It has been two weeks since coming back from Project Theia’s first trip to Ghana. The team of 4 surgeons, 1 nurse, and 1 photographer/videographer have all returned to the normal bustle of their daily lives. We are receiving post operation pictures from the local physicians still. All are doing well. I can’t help but think that we were worlds away but yet so closely connected. I don’t think any of us had expectations of what it meant to be in Ghana. It was all of our first time in that country.
Dr. Wanye and the staff of the Friend’s Eye Centre surpassed all of our expectations with their hospitality, passion, and on-going work. Friend’s Eye Centre has two locations, Kumasi and Tamale, both in the northern part of the country which has not reaped the benefits of the economic boom in Ghana. People continue to live in dirt yurts in villages. No insurance system exists in the country, healthcare is a fee for service system. Dr. Wanye’s team serves patients who otherwise would have no access to healthcare. His team travels to rural parts of the country providing free vision screening so that patients can have surgeries to cure preventable vision loss.
We arrived in Kumasi to see 50+ patients that he had already pre-screened. We operated on some. We gave advice to many. We were unable to help them all. Just being there for a few hours in the clinic, we understood the breadth of the problem and the limitations to what we can accomplish. Most patients traveled 4+ hours to get to us. Most patients had their visual impairment for at least years. The determination of most of these patients and parents was very palpable. We were their only option for some sort of solution. The situation was very similar in Tamale, a town further north than Kumasi. As soon as we arrived there, we sensed that this area is even more under-served than Kumasi and the people were more desperate. We did many more reconstructive surgeries there but could not help everyone.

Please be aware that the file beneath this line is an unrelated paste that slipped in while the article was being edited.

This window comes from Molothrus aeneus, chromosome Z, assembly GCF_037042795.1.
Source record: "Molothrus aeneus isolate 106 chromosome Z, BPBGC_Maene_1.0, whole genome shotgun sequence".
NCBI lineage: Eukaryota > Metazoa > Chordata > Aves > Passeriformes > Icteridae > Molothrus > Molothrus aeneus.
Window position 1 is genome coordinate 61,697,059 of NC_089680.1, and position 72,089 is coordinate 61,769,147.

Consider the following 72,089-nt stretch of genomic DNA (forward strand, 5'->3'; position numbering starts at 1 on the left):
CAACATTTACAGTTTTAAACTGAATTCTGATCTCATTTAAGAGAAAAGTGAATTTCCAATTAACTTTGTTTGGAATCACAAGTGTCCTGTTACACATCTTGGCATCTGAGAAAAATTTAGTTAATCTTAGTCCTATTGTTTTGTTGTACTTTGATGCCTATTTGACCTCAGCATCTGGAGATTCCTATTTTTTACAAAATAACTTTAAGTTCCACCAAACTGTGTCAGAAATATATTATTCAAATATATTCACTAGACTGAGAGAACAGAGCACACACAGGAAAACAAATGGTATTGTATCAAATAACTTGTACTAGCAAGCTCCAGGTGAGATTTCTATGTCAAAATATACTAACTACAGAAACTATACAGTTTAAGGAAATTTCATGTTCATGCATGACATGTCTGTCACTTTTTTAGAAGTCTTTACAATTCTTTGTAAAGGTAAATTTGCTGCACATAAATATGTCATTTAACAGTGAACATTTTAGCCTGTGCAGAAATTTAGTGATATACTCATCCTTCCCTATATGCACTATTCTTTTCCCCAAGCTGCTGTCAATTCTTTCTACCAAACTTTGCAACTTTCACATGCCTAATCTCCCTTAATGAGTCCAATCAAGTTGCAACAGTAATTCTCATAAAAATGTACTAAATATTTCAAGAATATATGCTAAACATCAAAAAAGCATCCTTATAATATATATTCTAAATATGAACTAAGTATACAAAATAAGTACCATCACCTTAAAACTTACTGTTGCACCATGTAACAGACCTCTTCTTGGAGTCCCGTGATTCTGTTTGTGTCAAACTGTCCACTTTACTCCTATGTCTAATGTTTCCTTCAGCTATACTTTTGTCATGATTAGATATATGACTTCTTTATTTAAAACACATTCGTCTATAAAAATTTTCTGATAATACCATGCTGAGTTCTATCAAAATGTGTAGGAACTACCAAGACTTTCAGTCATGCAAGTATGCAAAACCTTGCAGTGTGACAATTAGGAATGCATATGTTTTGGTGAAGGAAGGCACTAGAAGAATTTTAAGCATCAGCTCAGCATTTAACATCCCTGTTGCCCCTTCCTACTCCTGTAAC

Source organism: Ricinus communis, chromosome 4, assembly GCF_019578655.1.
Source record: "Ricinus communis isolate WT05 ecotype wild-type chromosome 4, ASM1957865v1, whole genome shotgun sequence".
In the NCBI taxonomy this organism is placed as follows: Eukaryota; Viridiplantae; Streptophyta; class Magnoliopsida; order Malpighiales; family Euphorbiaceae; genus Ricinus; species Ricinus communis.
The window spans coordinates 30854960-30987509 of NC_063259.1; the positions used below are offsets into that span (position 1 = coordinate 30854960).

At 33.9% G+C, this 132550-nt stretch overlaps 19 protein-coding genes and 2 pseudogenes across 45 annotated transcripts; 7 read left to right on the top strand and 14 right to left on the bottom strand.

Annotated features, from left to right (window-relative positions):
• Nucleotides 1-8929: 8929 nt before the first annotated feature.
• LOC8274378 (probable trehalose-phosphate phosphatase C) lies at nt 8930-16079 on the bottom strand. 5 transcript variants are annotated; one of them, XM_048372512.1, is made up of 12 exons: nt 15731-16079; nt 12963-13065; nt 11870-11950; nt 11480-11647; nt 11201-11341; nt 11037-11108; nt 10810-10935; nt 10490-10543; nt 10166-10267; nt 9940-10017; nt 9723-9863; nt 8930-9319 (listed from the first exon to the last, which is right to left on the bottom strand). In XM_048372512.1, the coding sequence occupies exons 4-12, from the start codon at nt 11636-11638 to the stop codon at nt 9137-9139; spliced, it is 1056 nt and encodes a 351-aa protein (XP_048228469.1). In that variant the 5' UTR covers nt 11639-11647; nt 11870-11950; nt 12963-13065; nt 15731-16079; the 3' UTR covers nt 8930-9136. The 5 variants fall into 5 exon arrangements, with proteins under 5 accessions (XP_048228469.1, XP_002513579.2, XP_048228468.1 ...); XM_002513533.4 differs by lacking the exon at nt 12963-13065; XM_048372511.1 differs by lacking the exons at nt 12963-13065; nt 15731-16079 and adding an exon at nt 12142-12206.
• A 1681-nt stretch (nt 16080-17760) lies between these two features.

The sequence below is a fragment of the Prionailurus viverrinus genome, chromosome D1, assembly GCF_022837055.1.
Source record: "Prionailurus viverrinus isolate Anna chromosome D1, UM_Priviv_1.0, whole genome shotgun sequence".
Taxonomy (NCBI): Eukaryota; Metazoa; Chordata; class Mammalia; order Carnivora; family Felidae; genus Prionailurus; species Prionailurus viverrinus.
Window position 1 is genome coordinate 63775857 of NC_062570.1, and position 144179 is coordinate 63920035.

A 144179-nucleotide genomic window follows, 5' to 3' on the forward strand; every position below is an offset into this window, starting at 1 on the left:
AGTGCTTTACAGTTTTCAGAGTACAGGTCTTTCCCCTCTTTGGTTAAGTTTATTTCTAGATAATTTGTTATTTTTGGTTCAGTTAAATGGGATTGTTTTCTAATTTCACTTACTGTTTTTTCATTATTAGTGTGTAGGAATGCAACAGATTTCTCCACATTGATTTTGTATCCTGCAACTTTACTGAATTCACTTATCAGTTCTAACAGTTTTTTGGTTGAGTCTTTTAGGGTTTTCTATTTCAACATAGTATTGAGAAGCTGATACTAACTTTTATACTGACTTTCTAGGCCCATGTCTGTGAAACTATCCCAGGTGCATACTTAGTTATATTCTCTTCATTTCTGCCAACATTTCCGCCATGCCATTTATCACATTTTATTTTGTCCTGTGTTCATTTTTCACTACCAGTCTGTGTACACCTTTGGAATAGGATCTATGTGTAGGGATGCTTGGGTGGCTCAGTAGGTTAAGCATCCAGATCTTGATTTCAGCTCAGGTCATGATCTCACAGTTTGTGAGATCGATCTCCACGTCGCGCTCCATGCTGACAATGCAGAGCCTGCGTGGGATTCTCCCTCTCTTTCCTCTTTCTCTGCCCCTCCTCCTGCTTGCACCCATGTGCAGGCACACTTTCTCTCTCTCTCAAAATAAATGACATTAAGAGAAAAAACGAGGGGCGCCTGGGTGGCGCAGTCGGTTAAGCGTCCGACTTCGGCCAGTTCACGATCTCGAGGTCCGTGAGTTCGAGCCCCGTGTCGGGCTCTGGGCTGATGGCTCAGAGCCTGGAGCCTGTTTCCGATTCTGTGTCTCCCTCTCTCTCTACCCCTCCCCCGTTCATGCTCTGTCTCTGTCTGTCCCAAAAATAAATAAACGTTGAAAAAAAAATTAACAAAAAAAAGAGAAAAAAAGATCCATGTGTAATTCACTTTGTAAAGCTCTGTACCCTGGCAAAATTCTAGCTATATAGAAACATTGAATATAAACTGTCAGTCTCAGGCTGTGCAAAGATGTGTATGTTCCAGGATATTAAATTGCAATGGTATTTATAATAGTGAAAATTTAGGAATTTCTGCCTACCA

All problems have solutions. Some have a clear path while others require patience and tenacity. We are fortunate for everything in our lives. Our heads are already spinning with ideas to provide solutions that will work in Kumasi and Tamale. We are grateful for the experience. The stories of the patients we met are all of resilience and strength. They have taught us and inspired us to do more. We look forward to continuing our work in Ghana and with Dr Wanye.